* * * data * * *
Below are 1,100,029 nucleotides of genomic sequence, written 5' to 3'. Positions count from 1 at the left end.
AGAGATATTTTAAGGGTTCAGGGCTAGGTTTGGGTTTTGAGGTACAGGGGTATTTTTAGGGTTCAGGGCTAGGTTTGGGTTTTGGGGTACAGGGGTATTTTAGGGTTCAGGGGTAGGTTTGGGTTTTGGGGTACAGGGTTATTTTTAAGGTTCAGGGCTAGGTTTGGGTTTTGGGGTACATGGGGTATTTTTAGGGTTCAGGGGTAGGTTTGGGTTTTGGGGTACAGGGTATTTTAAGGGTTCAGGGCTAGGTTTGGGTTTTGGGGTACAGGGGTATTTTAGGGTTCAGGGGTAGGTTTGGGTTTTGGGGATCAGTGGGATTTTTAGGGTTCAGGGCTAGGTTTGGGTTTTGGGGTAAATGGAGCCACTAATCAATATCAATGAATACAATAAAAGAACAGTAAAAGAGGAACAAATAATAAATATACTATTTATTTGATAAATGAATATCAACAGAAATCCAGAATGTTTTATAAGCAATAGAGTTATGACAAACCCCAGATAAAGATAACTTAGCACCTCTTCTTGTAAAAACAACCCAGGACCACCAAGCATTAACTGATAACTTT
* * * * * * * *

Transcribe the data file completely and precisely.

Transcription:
Below are 1,100,029 nucleotides of genomic sequence, written 5' to 3'. Positions count from 1 at the left end.
AGAGATATTTTAAGGGTTCAGGGCTAGGTTTGGGTTTTGAGGTACAGGGGTATTTTTAGGGTTCAGGGCTAGGTTTGGGTTTTGGGGTACAGGGGTATTTTAGGGTTCAGGGGTAGGTTTGGGTTTTGGGGTACAGGGTTATTTTTAAGGTTCAGGGCTAGGTTTGGGTTTTGGGGTACATGGGGTATTTTTAGGGTTCAGGGGTAGGTTTGGGTTTTGGGGTACAGGGTATTTTAAGGGTTCAGGGCTAGGTTTGGGTTTTGGGGTACAGGGGTATTTTAGGGTTCAGGGGTAGGTTTGGGTTTTGGGGATCAGTGGGATTTTTAGGGTTCAGGGCTAGGTTTGGGTTTTGGGGTAAATGGAGCCACTAATCAATATCAATGAATACAATAAAAGAACAGTAAAAGAGGAACAAATAATAAATATACTATTTATTTGATAAATGAATATCAACAGAAATCCAGAATGTTTTATAAGCAATAGAGTTATGACAAACCCCAGATAAAGATAACTTAGCACCTCTTCTTGTAAAAACAACCCAGGACCACCAAGCATTAACTGATAACTTT